Outlook uses natural language to interpret dates

In case you did not already know, Outlook has some pretty clever parsing built in to date fields on Tasks and Appointments which can interpret and understand all sorts of combinations of “natural language” snippets to figure out what date you really mean. This is pretty powerful, and certainly saves reaching for the calendar widget to set up a meeting for the last Thursday of next month, or the first Monday after Christmas.

Sorry to say, Outlook does not know when your birthday is (“You look like you are opening a present! Do you want help with that?”), nor can it deal with Easter moving around every year, but otherwise it’s pretty smart.
See some examples of the sorts of text strings that Outlook will happily interpret»

Outlook 2010 has incorrect holidays for UK and many other countries

Quick background information to bring you up to speed: You can add national holidays for your country to your Outlook calendar so they remind you not to go to work that day. Unfortunately Microsoft sometimes get the details wrong for one or two places, but in the case of Outlook 2010 at least 23 countries have incorrect dates for some of their holidays.

In this article I will describe some of the errors, list corrected dates and provide links to files I have prepared with the fixes already in to save you some typing. I have also posted a separate article about adding and removing holidays from your Outlook calendar, rather than making this one even longer with a great big discussion about the mechanics of doing this.

Background

When you add holidays to Outlook, they are read in from a specially formatted text file, formerly outlook.txt, now (since 2002?) renamed to outlook.hol but essentially the same thing. This contains sections for various countries and a couple of religions, so that you can easily choose the ones you are interested in. This approach has a couple of limitations but some upsides too:

  • each holiday is specified as a single date, so even things which have on obvious recurrence pattern must be included several times for different years, which means only a limited number are included in the interests of file size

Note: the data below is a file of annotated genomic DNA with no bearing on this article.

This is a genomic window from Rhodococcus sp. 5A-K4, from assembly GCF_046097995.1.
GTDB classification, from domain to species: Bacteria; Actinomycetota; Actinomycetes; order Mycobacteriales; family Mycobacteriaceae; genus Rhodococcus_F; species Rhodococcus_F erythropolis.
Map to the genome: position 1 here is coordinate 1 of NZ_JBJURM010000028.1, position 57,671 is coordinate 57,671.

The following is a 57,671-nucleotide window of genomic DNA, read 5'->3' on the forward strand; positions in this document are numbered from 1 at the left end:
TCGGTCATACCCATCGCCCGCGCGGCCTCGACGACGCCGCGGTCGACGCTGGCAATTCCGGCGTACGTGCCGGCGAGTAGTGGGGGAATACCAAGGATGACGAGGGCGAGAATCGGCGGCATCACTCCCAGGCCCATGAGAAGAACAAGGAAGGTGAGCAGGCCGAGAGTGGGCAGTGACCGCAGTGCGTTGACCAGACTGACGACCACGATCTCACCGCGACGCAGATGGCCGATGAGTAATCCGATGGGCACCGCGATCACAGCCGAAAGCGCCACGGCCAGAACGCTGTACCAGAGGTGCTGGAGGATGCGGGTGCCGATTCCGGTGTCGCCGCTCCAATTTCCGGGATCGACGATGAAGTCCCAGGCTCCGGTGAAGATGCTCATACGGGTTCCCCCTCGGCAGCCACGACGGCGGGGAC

• it is hugely subject to human error, as we will see
  • when there are errors, at least you can easily fix them by editing the file or replacing it with one someone else has done (like me)
  • you can add extra sections for “countries” you want to include, such as for a special interest group, or additional company holidays (such as winter shutdown periods)

Outlook 2010 errors

The version of the outlook.hol file which shipped with Outlook 2010 final version (RTM) has some serious flaws in it, affecting at least 23 countries as far as I can see (basically most of Europe as well as Australia and New Zealand), and likely many others I have not been able to identify. As I mentioned above, because of the way this file is used, this is relatively easy to fix as it is not an actual bug in the program, but is still very annoying, especially for anybody that has already imported the incorrect holidays.

Read more of this post

How to add national holidays in Outlook 2010

You can easily add national holidays to your calendar in Outlook to make sure that you don’t forget those extra days when you don’t need to go to work.

Before you do though, it is worth noting that Microsoft have published a whole bunch of wrong holiday dates in Outlook 2010 for at least 23 countries, including many future UK Bank Holidays. You should probably read my other post about the errors and download one or more of the files with corrections for them before you go ahead and add anything.

This article is intended to help you add national holidays, remove holidays with an incorrect date, and use Outlook categories to make these stand out on your calendar. Although I wrote this to accompany my post about incorrect dates in 2010 to show you how to actually add or remove these from your calendar, what follows applies pretty much the same to Outlook 2007 and older as well, although to be fair I have not attempted to test this in any step-by-step fashion for Outlook 2003, 2000, 97 or older as I no longer have these antiquated, steam-driven versions installed for me to access.

Adding Holidays to your Outlook 2010 Calendar

The normal way to add these holidays from the outlook.txt or outlook.hol file already installed on your machine is through Outlook’s own options as follows:

In Outlook 2010 go to File > Options then click the Calendar tab on the left, then click then “Add Holidays” button and carry on as described below.

If you are still using an older version, then for Outlook versions up to 2007, go to Tools > Options, then on the Preferences tab click on the “Calendar Options” button, then click on the “Add Holidays” button in the middle of the dialogue box which appears.
Read on to find out more about adding and removing holidays from your Outlook calendar»